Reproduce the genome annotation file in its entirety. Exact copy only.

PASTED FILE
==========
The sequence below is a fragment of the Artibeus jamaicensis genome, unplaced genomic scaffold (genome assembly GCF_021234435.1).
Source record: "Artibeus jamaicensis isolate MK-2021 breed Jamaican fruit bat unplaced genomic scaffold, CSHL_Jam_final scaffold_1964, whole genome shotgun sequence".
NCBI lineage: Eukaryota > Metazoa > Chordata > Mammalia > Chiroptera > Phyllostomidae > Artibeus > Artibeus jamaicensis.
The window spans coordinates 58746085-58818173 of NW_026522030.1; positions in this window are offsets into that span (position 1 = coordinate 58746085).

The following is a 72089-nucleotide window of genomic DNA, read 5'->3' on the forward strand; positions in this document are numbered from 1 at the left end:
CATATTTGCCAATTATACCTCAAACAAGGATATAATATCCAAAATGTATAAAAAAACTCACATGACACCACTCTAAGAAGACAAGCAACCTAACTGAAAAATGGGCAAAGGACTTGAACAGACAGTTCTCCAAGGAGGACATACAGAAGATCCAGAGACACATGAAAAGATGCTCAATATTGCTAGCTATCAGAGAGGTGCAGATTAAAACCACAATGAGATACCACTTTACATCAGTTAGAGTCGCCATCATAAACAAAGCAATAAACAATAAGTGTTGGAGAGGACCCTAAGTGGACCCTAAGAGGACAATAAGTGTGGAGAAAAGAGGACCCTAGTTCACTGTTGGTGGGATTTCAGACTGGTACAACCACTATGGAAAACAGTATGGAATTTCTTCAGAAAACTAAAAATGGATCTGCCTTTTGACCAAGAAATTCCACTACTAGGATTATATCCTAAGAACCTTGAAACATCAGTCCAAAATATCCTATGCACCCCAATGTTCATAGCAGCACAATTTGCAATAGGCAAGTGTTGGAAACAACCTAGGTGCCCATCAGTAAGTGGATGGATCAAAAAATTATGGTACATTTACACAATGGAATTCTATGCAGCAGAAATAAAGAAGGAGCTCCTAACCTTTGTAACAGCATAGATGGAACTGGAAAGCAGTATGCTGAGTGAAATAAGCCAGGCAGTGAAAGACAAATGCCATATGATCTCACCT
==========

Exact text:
The sequence below is a fragment of the Artibeus jamaicensis genome, unplaced genomic scaffold (genome assembly GCF_021234435.1).
Source record: "Artibeus jamaicensis isolate MK-2021 breed Jamaican fruit bat unplaced genomic scaffold, CSHL_Jam_final scaffold_1964, whole genome shotgun sequence".
NCBI lineage: Eukaryota > Metazoa > Chordata > Mammalia > Chiroptera > Phyllostomidae > Artibeus > Artibeus jamaicensis.
The window spans coordinates 58746085-58818173 of NW_026522030.1; positions in this window are offsets into that span (position 1 = coordinate 58746085).

The following is a 72089-nucleotide window of genomic DNA, read 5'->3' on the forward strand; positions in this document are numbered from 1 at the left end:
CATATTTGCCAATTATACCTCAAACAAGGATATAATATCCAAAATGTATAAAAAAACTCACATGACACCACTCTAAGAAGACAAGCAACCTAACTGAAAAATGGGCAAAGGACTTGAACAGACAGTTCTCCAAGGAGGACATACAGAAGATCCAGAGACACATGAAAAGATGCTCAATATTGCTAGCTATCAGAGAGGTGCAGATTAAAACCACAATGAGATACCACTTTACATCAGTTAGAGTCGCCATCATAAACAAAGCAATAAACAATAAGTGTTGGAGAGGACCCTAAGTGGACCCTAAGAGGACAATAAGTGTGGAGAAAAGAGGACCCTAGTTCACTGTTGGTGGGATTTCAGACTGGTACAACCACTATGGAAAACAGTATGGAATTTCTTCAGAAAACTAAAAATGGATCTGCCTTTTGACCAAGAAATTCCACTACTAGGATTATATCCTAAGAACCTTGAAACATCAGTCCAAAATATCCTATGCACCCCAATGTTCATAGCAGCACAATTTGCAATAGGCAAGTGTTGGAAACAACCTAGGTGCCCATCAGTAAGTGGATGGATCAAAAAATTATGGTACATTTACACAATGGAATTCTATGCAGCAGAAATAAAGAAGGAGCTCCTAACCTTTGTAACAGCATAGATGGAACTGGAAAGCAGTATGCTGAGTGAAATAAGCCAGGCAGTGAAAGACAAATGCCATATGATCTCACCT